The special master appointed to review documents federal agents seized at Donald Trump’s Florida estate has given the former president until next Friday to back up his allegation that the FBI planted evidence in the Aug. 8 search.
Following the FBI search of his Mar-a-Lago resort in Palm Beach, Trump and his attorneys have publicly implied on multiple occasions without providing evidence that agents had planted evidence during the search. “Is someone planting information?” Trump wrote on his Truth Social platform on August 12.
In a filing Thursday, Superior U.S. District Judge Raymond J. Dearie of New York, the court-appointed special master, ordered the government to turn over copies of all unclassified items seized in the case to Trump’s attorneys before of Monday.
He then ordered the Trump team to file a “declaration or affidavit” of inventory items removed from Mar-a-Lago that “Plaintiff asserts were not seized from the Facility,” meaning items that someone more placed there. .
Dearie also asked Trump’s attorneys to identify items that were seized by agents but are not listed in the inventory. “This filing will be Plaintiff’s last opportunity to raise any factual dispute as to the completeness and accuracy of the Detailed Property Inventory,” the judge wrote.
Both parties were ordered to appear for a status conference on October 2. 6.
The ruling was not the first time that Dearie, whom Trump’s team had proposed for the role of special teacher, pressed the former president’s lawyers for details about his allegations in the case.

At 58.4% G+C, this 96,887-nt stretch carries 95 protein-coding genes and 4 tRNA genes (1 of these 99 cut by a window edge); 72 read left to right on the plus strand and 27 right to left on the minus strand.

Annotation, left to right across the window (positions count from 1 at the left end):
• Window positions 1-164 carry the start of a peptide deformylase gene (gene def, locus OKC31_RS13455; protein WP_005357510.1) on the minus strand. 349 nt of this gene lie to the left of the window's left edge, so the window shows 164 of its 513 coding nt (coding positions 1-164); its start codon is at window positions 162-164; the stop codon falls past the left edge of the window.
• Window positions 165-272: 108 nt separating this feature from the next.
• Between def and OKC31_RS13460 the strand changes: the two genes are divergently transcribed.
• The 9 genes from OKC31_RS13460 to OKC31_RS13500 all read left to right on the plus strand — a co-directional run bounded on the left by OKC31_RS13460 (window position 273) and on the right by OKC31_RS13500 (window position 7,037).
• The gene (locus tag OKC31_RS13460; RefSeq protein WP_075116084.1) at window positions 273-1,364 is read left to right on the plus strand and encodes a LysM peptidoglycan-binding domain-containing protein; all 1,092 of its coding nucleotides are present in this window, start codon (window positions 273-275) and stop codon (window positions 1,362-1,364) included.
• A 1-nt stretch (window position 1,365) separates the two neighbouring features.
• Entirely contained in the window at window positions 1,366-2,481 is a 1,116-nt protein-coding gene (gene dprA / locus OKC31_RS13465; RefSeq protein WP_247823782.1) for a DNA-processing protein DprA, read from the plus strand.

Dearie previously asked Trump’s attorneys for more information about which of the more than 100 sensitive documents federal agents found at his country club might have been declassified.
While Trump has asserted in public statements that he could declassify materials by thinking about it, his lawyers’ arguments in court have been more limited. In the filings, they suggested that at least some of the White House documents he brought to Mar-a-Lago had been declassified, but never claimed that was the case.
Trump’s lawyers told the judge in a letter Monday that they didn’t want to release that information yet because it could force them to “disclose a defense on the merits of any subsequent prosecution” prematurely.
That issue was rendered moot Wednesday, when a federal appeals court ordered that the classified documents not be included in the special master’s review.